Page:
Intranasal midazolam as first‐line inhospital treatment for status epilepticus: a pharmaco‐EEG cohort study

Objective: We sought to evaluate the efficacy and tolerability of intranasal midazolam (in‐MDZ) as first‐line inhospital therapy in patients with status epilepticus (SE) during continuous EEG recording.
Methods: Data on
Objective: We sought to evaluate the efficacy and tolerability of intranasal midazolam (in‐MDZ) as first‐line inhospital therapy in patients with status epilepticus (SE) during continuous EEG recording.
Methods: Data on medical history, etiology and semiology of SE, anticonvulsive medication usage, efficacy and safety of in‐MDZ were retrospectively reviewed between 2015 and 2018. Time to end of SE regarding the administration of in‐MDZ and ß‐band effects were analyzed on EEG and with frequency analysis.
Results: In total, 42 patients (mean age: 52.7 ± 22.7 years; 23 females) were treated with a median dose of 5 mg of in‐MDZ (range: 2.5–15 mg, mean: 6.4 mg, SD: 2.6) for SE. The majority of the patients suffered from nonconvulsive SE (n  = 24; 55.8%). In total, 24 (57.1%) patients were responders, as SE stopped following the administration of in‐MDZ without any other drugs being given. On average, SE ceased on EEG at 05:05 (minutes:seconds) after the application of in‐MDZ (median: 04:56; range: 00:29–14:53; SD:03:13). Frequency analysis showed an increased ß‐band on EEG after the application of in‐MDZ at 04:07 on average (median: 03:50; range: 02:20–05:40; SD: 01:09). Adverse events were recorded in six patients (14.3%), with nasal irritations present in five (11.9%) and prolonged sedation occurring in one (2.6%) patient.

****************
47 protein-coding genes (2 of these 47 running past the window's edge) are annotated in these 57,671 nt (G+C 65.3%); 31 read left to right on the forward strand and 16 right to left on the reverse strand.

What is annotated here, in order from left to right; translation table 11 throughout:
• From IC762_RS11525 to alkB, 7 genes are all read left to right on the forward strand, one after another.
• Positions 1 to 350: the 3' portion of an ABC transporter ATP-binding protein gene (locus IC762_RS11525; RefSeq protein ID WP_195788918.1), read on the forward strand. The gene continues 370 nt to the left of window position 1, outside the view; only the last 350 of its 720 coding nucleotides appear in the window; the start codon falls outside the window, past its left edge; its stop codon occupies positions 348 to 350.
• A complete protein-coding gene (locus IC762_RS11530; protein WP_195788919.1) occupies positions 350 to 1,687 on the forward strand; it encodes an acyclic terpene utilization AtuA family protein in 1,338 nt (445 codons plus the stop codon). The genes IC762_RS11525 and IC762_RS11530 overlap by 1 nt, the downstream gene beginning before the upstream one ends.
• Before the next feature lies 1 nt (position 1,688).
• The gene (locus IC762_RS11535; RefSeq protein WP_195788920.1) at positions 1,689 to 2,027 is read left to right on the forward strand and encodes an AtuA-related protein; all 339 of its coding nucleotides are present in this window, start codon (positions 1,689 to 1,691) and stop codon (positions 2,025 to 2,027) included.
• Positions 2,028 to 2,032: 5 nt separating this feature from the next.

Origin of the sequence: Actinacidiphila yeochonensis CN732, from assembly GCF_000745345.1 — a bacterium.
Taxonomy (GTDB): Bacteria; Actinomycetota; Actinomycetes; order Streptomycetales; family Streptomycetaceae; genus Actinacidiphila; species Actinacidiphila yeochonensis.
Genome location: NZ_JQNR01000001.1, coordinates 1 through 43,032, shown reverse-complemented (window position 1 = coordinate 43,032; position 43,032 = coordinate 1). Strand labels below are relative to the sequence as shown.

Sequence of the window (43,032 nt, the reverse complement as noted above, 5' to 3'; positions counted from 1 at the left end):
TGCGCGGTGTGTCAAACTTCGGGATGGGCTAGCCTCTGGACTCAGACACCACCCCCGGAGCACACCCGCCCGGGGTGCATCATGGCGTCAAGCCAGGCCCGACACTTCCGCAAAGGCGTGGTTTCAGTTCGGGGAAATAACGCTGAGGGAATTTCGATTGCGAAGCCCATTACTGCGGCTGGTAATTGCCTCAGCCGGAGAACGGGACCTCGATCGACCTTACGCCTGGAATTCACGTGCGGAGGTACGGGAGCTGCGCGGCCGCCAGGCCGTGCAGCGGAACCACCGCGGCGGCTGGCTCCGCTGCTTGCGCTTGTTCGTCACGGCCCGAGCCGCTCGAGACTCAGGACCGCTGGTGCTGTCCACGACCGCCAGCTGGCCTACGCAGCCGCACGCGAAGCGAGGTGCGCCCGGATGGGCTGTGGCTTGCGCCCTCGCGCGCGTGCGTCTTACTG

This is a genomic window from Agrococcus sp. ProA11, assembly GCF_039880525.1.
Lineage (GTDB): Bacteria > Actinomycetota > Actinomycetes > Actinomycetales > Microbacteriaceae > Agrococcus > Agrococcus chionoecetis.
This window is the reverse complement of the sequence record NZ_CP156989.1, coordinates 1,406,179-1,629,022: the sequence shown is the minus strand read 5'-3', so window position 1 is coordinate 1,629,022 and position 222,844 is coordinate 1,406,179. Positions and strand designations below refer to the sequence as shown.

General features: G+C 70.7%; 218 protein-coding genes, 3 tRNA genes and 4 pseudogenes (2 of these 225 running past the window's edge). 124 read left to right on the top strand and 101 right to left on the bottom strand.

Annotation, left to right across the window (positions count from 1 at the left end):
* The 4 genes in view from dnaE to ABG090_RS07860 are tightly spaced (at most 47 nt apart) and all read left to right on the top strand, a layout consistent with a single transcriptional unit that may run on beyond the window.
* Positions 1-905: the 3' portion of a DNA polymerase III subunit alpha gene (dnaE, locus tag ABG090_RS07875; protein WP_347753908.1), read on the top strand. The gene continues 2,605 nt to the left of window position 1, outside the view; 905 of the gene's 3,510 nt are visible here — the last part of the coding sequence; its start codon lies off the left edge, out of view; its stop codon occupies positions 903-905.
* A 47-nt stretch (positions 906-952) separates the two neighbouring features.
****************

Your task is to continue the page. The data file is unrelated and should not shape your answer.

Conclusions: This pharmaco‐EEG–based study showed that in‐MDZ is effective and well‐tolerated for the acute treatment of SE. EEG and clinical effects of in‐MDZ administration occurred within 04:07 and 5:05 on average. Intranasal midazolam appears to be an easily applicable and rapidly effective alternative to buccal or intramuscular application as first‐line treatment if an intravenous route is not available.
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Author:Lara Kay, Nina Merkel, Anemone von Blomberg, Laurent Maximilian Willems, Sebastian Bauer, Philipp Sebastian Reif, Susanne Schubert-Bast, Felix Rosenow, Adam Strzelczyk
URN:urn:nbn:de:hebis:30:3-550353
DOI:http://dx.doi.org/10.1002/acn3.50932
ISSN:2328-9503
Pubmed Id:http://www.ncbi.nlm.nih.gov/pubmed?term=31682078
Parent Title (English):Annals of Clinical and Translational Neurology
Publisher:Wiley
Place of publication:Chichester [u. a.]
Document Type:Article
Language:English
Year of Completion:2019
Date of first Publication:2019/11/04
Publishing Institution:Universitätsbibliothek Johann Christian Senckenberg
Release Date:2020/07/20
Volume:6
Issue:12
Pagenumber:13
First Page:2413
Last Page:2425
Note:
This is an open access article under the terms of the Creative Commons Attribution‐NonCommercial‐NoDerivs License, which permits use and distribution in any medium, provided the original work is properly cited, the use is non‐commercial and no modifications or adaptations are made.
HeBIS PPN:467547106
Institutes:Medizin
Dewey Decimal Classification:610 Medizin und Gesundheit
Sammlungen:Universitätspublikationen
Licence (German):License LogoCreative Commons - Namensnennung-Nicht kommerziell - Keine Bearbeitung 4.0

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